I regularly ask the question, and get asked myself; what is a high performing team?

And here is the thing, I don’t answer. Not because I don’t know, rather it isn’t my role to define or set the standards of what high performance looks, sounds, or feels like.

Steven Covey in his best selling book “7 Habits of Highly Effective People” found that effective leaders, “…always begin with the end in mind.” For this reason I encourage leaders to define what high performance means to them instead of leaning on the researched definition.

The way I get leaders to do this, is to consider and answer the following questions:

1. If you took away all perceived and real barriers what would your team look, sound, and feel like?

If I ask the question, what are the characteristics of a high performing team?, I tend to get a lot of generic responses such as, uses effective communications, set goals and has a defined. However, there’s nothing inspiring or individual about that.

The way I frame this first question significantly broadens a leader’s thinking. It also removes any real or perceived barriers that stand in the way of them reaching their goals.

Asking leaders to ‘look, sound and feel’ requests they explore and inquire more broadly than the generic ‘checklist’ of what success is, and arrive at their own definition of it.

That said, I believe the desire for continuous improvement is an essential component of any team, and that striving for excellence needs to be fostered by a team leader. One of the traits of a great leader is their ability to set a vision for their team and draw people into it.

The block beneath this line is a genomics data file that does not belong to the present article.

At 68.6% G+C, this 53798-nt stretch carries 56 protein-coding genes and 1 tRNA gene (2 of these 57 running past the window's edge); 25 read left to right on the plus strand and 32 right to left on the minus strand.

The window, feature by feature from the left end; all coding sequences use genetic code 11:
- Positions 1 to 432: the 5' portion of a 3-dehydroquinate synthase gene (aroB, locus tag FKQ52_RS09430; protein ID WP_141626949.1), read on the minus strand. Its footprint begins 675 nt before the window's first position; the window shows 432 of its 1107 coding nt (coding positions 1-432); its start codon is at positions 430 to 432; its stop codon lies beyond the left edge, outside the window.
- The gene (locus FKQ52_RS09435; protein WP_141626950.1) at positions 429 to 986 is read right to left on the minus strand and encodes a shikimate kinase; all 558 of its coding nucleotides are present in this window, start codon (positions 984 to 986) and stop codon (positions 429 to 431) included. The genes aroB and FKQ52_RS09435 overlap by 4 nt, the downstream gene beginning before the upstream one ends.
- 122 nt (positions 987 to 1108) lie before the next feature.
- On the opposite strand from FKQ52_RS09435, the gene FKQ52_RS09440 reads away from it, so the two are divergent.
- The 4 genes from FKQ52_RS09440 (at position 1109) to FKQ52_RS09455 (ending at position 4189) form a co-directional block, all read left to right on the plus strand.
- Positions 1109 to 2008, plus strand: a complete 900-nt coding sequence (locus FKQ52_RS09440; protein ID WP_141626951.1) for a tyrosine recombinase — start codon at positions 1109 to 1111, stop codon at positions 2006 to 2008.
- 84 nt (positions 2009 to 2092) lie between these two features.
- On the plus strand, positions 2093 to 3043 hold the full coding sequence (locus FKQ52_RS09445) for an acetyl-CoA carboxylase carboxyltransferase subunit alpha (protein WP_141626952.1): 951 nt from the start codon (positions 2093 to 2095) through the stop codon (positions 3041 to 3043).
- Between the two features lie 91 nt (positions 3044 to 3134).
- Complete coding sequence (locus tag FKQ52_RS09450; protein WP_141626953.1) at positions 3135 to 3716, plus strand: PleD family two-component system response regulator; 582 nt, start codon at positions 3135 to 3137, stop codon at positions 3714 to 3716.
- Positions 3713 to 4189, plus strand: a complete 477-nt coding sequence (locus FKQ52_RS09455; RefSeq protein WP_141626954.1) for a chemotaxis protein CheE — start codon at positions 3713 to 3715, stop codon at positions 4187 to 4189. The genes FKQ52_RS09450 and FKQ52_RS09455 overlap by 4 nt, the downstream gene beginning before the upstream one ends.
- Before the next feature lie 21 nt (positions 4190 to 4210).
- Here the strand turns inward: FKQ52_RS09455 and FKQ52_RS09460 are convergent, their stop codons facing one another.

Approaching success from a different angle allows leaders to investigate what it is they really want.

2. What changes are needed to reach this vision you have of your team?

This question encourages leaders to investigate the gap between the present moment and the future vision of their team. Leaders tend to automatically look at the need to change processes and procedures within the business rather than, more critically, looking at the need for the cultural (values and beliefs) changes. Culture or, “…the way we do things when no one is looking,” is the essential foundation of ANY successful team. The reason culture is typically an afterthought is because developing it is the challenging part of building a team. However, a leader will ignore their team’s culture at their peril!

3. What’s next?

When you are asked, what is a high performing team?, the answer shouldn’t come from a textbook, academics or me. All that matters is the answer you and your organisation come up with.